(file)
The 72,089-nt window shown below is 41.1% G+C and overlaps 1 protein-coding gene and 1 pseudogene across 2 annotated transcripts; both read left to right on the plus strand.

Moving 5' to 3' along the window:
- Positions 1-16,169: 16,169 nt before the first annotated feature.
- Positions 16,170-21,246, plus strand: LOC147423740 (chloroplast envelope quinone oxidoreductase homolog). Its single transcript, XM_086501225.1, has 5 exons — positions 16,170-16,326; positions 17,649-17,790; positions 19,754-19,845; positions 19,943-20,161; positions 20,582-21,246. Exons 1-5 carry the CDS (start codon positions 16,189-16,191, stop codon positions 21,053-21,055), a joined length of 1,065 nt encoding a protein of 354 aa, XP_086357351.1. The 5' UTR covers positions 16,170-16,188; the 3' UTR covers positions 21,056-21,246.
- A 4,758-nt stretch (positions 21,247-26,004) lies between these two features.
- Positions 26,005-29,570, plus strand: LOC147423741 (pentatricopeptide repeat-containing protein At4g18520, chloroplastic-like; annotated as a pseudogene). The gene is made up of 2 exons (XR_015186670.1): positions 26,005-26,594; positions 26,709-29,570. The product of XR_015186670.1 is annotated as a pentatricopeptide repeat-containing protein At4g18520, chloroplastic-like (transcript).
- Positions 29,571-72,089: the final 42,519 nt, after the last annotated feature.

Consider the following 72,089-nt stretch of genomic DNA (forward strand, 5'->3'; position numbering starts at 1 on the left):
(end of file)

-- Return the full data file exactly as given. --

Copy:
The 72,089-nt window shown below is 41.1% G+C and overlaps 1 protein-coding gene and 1 pseudogene across 2 annotated transcripts; both read left to right on the plus strand.

Moving 5' to 3' along the window:
- Positions 1-16,169: 16,169 nt before the first annotated feature.
- Positions 16,170-21,246, plus strand: LOC147423740 (chloroplast envelope quinone oxidoreductase homolog). Its single transcript, XM_086501225.1, has 5 exons — positions 16,170-16,326; positions 17,649-17,790; positions 19,754-19,845; positions 19,943-20,161; positions 20,582-21,246. Exons 1-5 carry the CDS (start codon positions 16,189-16,191, stop codon positions 21,053-21,055), a joined length of 1,065 nt encoding a protein of 354 aa, XP_086357351.1. The 5' UTR covers positions 16,170-16,188; the 3' UTR covers positions 21,056-21,246.
- A 4,758-nt stretch (positions 21,247-26,004) lies between these two features.
- Positions 26,005-29,570, plus strand: LOC147423741 (pentatricopeptide repeat-containing protein At4g18520, chloroplastic-like; annotated as a pseudogene). The gene is made up of 2 exons (XR_015186670.1): positions 26,005-26,594; positions 26,709-29,570. The product of XR_015186670.1 is annotated as a pentatricopeptide repeat-containing protein At4g18520, chloroplastic-like (transcript).
- Positions 29,571-72,089: the final 42,519 nt, after the last annotated feature.

Consider the following 72,089-nt stretch of genomic DNA (forward strand, 5'->3'; position numbering starts at 1 on the left):